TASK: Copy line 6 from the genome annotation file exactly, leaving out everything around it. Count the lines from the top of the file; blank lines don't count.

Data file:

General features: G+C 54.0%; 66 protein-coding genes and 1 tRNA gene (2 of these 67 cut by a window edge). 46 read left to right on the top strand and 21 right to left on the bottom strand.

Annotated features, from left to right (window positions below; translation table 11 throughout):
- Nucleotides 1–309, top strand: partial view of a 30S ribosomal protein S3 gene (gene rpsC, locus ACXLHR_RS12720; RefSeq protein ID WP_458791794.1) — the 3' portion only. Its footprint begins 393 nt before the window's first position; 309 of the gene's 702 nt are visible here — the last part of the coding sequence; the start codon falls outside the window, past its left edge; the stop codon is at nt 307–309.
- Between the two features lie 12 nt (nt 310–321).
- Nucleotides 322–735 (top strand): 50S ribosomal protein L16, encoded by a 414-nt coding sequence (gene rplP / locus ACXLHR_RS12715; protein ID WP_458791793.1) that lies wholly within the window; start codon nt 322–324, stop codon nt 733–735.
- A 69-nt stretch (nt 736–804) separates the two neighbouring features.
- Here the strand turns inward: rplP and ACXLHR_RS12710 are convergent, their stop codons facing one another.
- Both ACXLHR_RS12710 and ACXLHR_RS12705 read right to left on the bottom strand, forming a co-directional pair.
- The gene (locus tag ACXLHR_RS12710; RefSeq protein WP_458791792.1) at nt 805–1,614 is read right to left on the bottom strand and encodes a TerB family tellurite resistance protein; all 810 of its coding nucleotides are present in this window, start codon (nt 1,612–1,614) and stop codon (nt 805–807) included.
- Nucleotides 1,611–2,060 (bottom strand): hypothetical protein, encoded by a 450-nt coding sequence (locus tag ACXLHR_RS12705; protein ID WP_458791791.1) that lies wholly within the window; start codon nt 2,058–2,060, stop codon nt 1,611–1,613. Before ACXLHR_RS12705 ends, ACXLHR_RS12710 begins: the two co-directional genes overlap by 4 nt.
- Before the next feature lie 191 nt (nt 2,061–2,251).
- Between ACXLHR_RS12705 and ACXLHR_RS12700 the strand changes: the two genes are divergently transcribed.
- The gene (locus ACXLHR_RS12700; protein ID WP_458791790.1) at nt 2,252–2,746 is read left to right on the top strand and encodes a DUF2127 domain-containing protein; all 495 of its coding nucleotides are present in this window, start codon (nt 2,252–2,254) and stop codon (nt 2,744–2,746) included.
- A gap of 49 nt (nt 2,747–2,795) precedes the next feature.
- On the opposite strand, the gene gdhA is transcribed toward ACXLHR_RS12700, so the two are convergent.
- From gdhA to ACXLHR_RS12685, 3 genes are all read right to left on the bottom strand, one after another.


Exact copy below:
- A 69-nt stretch (nt 736–804) separates the two neighbouring features.